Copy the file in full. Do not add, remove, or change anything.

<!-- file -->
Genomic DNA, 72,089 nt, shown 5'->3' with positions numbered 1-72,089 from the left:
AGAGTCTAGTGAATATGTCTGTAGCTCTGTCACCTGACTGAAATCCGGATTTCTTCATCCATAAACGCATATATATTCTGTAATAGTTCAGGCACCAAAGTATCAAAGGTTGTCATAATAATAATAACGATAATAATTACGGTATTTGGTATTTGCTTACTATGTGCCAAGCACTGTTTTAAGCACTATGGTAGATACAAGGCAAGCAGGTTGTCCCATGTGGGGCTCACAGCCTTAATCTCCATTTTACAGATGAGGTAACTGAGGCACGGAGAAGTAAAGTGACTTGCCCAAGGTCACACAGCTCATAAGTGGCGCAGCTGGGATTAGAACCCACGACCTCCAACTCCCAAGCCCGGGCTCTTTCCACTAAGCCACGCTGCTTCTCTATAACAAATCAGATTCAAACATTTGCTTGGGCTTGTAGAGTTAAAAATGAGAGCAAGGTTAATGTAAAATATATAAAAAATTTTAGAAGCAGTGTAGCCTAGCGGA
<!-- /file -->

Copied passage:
Genomic DNA, 72,089 nt, shown 5'->3' with positions numbered 1-72,089 from the left:
AGAGTCTAGTGAATATGTCTGTAGCTCTGTCACCTGACTGAAATCCGGATTTCTTCATCCATAAACGCATATATATTCTGTAATAGTTCAGGCACCAAAGTATCAAAGGTTGTCATAATAATAATAACGATAATAATTACGGTATTTGGTATTTGCTTACTATGTGCCAAGCACTGTTTTAAGCACTATGGTAGATACAAGGCAAGCAGGTTGTCCCATGTGGGGCTCACAGCCTTAATCTCCATTTTACAGATGAGGTAACTGAGGCACGGAGAAGTAAAGTGACTTGCCCAAGGTCACACAGCTCATAAGTGGCGCAGCTGGGATTAGAACCCACGACCTCCAACTCCCAAGCCCGGGCTCTTTCCACTAAGCCACGCTGCTTCTCTATAACAAATCAGATTCAAACATTTGCTTGGGCTTGTAGAGTTAAAAATGAGAGCAAGGTTAATGTAAAATATATAAAAAATTTTAGAAGCAGTGTAGCCTAGCGGA